This morning, NPR aired a StateImpact report on Pennsylvania’s estimated 200,000 abandoned oil and gas wells, and the problems caused this summer when a Tioga County Shell drilling operation intersected with an 80-year-old well. You can listen to the report here, and read our full series on the problem, Perilous Pathways, here.
The gas didn’t come from the Butters well, nor did it originate from the Marcellus Shale formation that three nearby Shell wells had recently tapped into. What most likely happened to cause the geyser in June, Shell and state regulators say, was something of a chain reaction. As Shell was drilling and then hydraulically fracturing its nearby well, the activity displaced shallow pockets of natural gas. The gas disturbed by Shell’s drilling moved underground until it found its way to the Butters well, and then shot up to the surface.
Companies have been extracting oil and gas from Pennsylvania’s subsurface since 1859, when Edwin Drake drilled the world’s first commercial oil well. Over that 150-year period, as many as 300,000 wells have been drilled, an unknown number of them left behind as hidden holes in the ground. Nobody knows how many because most of those wells were drilled long before Pennsylvania required permits, record-keeping or any kind of regulation.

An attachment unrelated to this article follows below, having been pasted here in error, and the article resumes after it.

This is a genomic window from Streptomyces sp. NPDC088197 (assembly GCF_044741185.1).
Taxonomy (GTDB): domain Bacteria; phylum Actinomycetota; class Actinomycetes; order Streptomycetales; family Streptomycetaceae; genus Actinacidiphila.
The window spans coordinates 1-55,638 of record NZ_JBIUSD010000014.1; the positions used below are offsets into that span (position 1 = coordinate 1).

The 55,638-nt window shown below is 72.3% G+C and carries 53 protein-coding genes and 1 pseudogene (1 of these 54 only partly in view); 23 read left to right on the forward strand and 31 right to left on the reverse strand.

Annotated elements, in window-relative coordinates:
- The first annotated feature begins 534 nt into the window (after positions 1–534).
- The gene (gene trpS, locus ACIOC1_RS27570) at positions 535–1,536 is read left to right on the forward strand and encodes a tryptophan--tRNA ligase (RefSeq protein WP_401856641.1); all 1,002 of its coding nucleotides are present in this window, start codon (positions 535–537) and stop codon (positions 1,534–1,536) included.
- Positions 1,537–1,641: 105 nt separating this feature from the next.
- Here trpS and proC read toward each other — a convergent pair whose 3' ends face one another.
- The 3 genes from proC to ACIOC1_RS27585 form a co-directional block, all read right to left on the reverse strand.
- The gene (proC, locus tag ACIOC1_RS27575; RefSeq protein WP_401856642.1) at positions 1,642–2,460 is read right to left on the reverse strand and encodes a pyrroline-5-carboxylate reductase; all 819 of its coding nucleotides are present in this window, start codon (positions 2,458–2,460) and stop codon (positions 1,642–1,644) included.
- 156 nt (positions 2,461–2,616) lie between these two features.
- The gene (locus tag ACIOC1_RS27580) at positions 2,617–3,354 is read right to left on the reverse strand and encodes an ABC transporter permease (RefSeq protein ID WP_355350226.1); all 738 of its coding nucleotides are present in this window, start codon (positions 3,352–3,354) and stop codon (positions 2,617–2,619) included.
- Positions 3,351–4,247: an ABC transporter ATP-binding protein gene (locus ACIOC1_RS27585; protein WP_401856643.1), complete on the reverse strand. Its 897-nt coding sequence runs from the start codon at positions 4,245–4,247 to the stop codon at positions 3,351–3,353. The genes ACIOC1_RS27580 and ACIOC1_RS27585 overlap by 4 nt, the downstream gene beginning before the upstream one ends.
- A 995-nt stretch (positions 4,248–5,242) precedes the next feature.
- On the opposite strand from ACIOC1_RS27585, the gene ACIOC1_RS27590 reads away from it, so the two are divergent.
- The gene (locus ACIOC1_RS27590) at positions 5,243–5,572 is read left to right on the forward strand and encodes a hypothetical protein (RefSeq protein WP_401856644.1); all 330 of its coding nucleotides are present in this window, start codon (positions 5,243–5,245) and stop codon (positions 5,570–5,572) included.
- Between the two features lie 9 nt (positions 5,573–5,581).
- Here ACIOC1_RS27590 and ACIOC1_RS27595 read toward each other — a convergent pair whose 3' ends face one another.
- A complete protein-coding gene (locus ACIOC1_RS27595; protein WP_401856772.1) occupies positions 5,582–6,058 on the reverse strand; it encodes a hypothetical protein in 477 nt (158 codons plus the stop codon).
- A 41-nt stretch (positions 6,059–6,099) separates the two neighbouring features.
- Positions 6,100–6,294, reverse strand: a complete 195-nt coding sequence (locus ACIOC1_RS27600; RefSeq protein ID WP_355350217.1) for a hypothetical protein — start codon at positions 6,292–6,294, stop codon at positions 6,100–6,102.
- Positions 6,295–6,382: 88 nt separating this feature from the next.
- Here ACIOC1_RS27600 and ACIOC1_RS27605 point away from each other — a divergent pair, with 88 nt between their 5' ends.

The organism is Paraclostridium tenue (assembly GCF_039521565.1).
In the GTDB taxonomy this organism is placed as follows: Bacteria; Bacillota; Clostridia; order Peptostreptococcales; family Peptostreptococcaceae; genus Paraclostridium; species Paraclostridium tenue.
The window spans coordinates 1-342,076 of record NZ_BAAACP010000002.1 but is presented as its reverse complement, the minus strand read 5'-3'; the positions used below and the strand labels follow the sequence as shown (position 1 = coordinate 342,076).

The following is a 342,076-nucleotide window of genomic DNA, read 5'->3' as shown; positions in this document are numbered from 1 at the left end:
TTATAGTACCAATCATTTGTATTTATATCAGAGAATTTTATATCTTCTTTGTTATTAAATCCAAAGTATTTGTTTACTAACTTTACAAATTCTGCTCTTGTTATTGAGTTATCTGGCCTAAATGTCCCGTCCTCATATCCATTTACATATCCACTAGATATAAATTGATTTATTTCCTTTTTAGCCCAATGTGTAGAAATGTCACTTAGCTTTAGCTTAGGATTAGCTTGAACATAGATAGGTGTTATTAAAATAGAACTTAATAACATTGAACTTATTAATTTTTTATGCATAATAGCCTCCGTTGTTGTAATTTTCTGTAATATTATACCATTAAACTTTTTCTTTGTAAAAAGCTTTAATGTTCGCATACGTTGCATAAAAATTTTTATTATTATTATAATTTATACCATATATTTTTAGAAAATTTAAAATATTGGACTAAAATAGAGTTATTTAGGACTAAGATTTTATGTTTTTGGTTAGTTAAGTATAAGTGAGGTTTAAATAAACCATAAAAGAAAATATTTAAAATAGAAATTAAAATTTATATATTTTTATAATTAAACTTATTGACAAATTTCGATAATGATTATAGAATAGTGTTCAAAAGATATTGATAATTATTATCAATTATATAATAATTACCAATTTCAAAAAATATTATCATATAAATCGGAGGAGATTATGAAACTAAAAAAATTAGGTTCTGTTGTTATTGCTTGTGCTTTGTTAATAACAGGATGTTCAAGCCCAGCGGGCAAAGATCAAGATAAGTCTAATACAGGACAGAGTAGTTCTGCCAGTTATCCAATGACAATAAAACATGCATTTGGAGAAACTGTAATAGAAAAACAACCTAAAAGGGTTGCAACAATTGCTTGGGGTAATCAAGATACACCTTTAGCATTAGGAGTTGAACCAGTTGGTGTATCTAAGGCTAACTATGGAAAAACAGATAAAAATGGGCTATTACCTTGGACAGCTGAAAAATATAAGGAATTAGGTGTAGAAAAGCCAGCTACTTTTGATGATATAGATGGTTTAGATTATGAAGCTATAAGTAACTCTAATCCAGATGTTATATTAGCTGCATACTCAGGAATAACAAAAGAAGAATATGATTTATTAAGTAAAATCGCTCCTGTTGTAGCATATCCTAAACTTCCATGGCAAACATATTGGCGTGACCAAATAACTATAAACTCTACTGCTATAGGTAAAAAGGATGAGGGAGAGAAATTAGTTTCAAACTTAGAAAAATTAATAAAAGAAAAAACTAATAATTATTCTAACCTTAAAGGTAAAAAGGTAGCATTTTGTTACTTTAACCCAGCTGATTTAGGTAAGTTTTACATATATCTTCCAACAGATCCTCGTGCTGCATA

It’s rare for a modern drilling operation to intersect with an abandoned well. But incidents like Shell’s Tioga County geyser are a reminder of the dangers these many unplotted holes in the ground can cause when Marcellus or Utica Shale wells are drilled nearby.